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Saturday, April 7, 2012

Day 98: Flight Of The Living Dead

Flight of the Living Dead
It's still better than sitting next to a crying baby

Happy Passover and Happy almost Easter everyone. If you celebrate neither, happy Saturday. I’m on the road this holiday weekend, so there won’t be a Creature Feature Saturday. Instead, you get zombies! Yay zombies! Everyone loves zombies (well, maybe not their victims and people that like tween vampire romance novels). Zombies have been the “it” thing for the past few years, partially thanks to The Walking Dead. Whether or not you like the comic book/television show, TWD has brought zombies into people’s homes for better or worse. Zombie movies now have to up the ante to grab the audience’s attention. Or you can just put zombies on a plane and let them go nuts.

Flight of the Living Dead: Outbreak On A Plane (get it?) is a 2007 zombie movie starring David Chisum (Charmed, JAG) as officer Truman Burrows. Truman is on a flight to Paris, transporting criminal Frank Strathmore (Kevin J. O’Connor, Lord of Illusions, The Mummy). Also aboard the flight is famous golfer, William “Long Shot” Freeman and his estranged wife, Anna, a couple of dude bros and their skank girlfriends, and scientist, Leo Bennet (Erick Avari, Mr. Deeds, The Mummy). Bennet has brought on board a highly classified and dangerous case, so dangers in fact that an armed guard is stationed to watch it at all times. It turns out the case contains a scientist infected with a new strain of malaria, created by Bennet, that is capable of reanimating the dead. The plane flies through a storm and bad turbulence causes the case to open and the scientist to escape. She turns into a zombie and bites the guard. Two scientists with Bennet go to check on the case and are turned into zombies themselves. Truman is knocked out during the turbulence and Frank manages to escape. The zombies start killing off passengers, but know one knows exactly what is happening. The stewardess, Megan, revives Truman, and they believe the Frank is the cause of the killings. They are joined by a TSA Agent, Paul (Richard Tyson, Cullen Crisp from Kindergarten Cop) to search the plane. Frank comes out of hiding and it’s up to the group, joined by Long Shot and his wife to stop the zombies and land the plane safely before the government shoots it down.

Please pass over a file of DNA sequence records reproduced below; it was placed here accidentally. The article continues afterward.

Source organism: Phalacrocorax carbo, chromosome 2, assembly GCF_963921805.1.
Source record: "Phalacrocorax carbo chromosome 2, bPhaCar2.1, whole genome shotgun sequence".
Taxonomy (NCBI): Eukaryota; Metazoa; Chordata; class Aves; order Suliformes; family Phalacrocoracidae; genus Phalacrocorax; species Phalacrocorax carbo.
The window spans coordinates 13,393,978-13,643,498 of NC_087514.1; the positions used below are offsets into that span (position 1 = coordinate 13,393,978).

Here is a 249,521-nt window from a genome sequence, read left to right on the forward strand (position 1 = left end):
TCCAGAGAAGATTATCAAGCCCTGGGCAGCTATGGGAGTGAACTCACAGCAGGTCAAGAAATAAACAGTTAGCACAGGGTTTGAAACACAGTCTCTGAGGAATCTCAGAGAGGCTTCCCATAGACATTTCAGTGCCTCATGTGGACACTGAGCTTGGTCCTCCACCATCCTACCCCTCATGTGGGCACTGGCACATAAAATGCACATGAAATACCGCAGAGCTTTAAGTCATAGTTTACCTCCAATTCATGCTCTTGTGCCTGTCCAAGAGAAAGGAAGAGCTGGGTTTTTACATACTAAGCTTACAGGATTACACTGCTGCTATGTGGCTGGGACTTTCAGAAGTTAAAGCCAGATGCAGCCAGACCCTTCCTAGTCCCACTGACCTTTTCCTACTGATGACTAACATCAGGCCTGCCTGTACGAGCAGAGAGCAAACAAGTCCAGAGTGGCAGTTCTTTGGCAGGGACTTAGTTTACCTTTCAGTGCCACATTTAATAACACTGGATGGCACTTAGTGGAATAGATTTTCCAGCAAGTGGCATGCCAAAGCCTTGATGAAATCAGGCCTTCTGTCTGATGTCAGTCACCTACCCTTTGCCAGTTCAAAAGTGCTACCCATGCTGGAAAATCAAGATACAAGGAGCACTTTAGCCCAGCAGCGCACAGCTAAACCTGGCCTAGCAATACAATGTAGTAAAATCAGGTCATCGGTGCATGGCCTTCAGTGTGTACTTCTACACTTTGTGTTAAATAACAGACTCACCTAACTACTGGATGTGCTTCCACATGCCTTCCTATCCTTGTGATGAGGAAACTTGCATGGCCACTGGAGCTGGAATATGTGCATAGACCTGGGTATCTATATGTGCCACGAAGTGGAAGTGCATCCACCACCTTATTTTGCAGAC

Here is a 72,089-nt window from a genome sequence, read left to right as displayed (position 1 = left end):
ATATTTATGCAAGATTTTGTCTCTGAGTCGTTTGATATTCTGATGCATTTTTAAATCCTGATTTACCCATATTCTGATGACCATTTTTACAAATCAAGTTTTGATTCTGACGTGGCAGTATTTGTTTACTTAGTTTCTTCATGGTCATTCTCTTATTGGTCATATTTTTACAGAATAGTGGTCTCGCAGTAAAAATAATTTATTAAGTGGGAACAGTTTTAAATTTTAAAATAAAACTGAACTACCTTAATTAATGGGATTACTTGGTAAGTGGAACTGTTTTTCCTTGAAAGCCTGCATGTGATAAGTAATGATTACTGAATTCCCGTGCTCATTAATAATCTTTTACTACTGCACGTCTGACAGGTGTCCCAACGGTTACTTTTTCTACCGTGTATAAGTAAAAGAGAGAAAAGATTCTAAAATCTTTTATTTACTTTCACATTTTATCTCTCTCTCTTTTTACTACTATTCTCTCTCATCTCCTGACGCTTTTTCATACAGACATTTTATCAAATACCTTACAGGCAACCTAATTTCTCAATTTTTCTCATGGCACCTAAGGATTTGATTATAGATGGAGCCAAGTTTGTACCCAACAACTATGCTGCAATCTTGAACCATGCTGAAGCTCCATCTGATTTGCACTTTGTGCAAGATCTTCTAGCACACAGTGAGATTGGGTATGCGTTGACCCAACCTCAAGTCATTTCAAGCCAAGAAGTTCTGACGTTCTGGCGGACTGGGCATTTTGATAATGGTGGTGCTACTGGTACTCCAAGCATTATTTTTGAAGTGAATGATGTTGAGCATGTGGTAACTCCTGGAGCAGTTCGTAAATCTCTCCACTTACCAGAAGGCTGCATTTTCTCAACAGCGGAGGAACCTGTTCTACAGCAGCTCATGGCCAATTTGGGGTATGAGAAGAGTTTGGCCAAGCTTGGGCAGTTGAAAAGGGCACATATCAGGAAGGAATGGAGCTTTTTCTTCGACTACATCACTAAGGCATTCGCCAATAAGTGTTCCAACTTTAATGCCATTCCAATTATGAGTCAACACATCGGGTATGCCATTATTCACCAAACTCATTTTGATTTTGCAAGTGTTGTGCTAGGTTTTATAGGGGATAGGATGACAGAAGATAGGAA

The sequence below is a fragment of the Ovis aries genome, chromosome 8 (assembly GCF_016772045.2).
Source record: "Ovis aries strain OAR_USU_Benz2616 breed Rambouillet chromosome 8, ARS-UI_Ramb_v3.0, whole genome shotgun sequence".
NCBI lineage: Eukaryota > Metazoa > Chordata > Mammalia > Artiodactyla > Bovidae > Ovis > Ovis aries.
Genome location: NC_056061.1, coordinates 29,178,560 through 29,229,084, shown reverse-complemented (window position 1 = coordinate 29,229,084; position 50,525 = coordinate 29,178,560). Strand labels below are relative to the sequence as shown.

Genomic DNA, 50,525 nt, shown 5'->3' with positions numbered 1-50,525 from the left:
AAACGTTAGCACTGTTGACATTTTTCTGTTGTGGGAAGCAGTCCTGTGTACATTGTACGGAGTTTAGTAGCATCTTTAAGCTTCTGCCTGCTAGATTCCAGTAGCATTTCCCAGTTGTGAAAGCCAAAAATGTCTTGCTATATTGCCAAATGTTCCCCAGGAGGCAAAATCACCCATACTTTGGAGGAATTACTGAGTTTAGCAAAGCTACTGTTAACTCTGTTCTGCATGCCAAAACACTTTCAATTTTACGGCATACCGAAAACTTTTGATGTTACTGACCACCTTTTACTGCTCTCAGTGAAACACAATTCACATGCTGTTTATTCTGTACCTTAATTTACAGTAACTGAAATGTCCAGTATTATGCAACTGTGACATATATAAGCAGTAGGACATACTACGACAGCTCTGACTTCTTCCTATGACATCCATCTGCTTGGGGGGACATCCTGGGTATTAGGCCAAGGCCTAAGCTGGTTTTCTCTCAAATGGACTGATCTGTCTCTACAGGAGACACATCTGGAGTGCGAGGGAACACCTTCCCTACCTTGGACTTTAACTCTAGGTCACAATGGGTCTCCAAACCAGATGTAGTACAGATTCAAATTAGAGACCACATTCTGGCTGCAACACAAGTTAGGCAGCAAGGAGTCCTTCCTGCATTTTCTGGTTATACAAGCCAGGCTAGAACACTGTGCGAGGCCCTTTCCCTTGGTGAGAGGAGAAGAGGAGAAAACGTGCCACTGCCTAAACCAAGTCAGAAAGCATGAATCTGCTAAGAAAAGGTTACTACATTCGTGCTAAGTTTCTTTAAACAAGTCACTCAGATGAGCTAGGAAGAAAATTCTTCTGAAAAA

I'm sorry I asked for a pillow! I'M SORRY!!

A lot of zombies movies in the past few years have tried to jump on George Romero’s “…of the Dead” idea. To be fair, this movie was originally titled “Plane Dead.” I’m not sure why they changed it, but let’s go with “Because they realized it was a really stupid title.” It’s easy to dismiss the movie as just being a zombie movie on a plane. Sure, that’s the basic premise, but it puts much more effort into character development and story than you’d think. The movie introduces enough characters that the audience will actually care when they are eaten and turned into zombies. Plenty of zombie movies forget to do that, either giving us just a few characters and not enough zombie-turning or giving us too many characters, but not having them change.  Flight of the Dead has lots of fun zombie-movie violence and plenty of blood. The zombies look good with nice makeup and yellow contact lenses.

Logic does take a back seat at points during the movie. Firing guns and setting off a homemade bomb inside and pressurized cabin at 30,000 just doesn’t sound like a good idea. Another problem was seeing people snatched by zombies and then having them show up later as zombies themselves. What, did the zombies get tired of eating them? This happened more than a few times and it always bothers me when horror movies do that. Some of the blue screen effects used in the movie look good and some, particularly towards the end, look downright terrible. Perhaps they were hitting their budget and had to cut some corners. All that being said, the movie is still fun to watch, despite the suspension of disbelief. Chisum and O’Connor actually have great on-screen chemistry and make for a fun comedy team. Erick Avari also does well in his role as the sort-of villain.

And his smile just lights up a room

Flight of the Dead may seem like a cheap direct-to-video zombie fest, but it deserves more credit. The story is decent enough, the acting is good, and there is plenty of bloody violence. There are some problems in terms of logic, but I guess when it comes to a movie about zombies on a plane, you can let things slide. Its not good enough to be on the big screen, but it is certainly a good DVD purchase.


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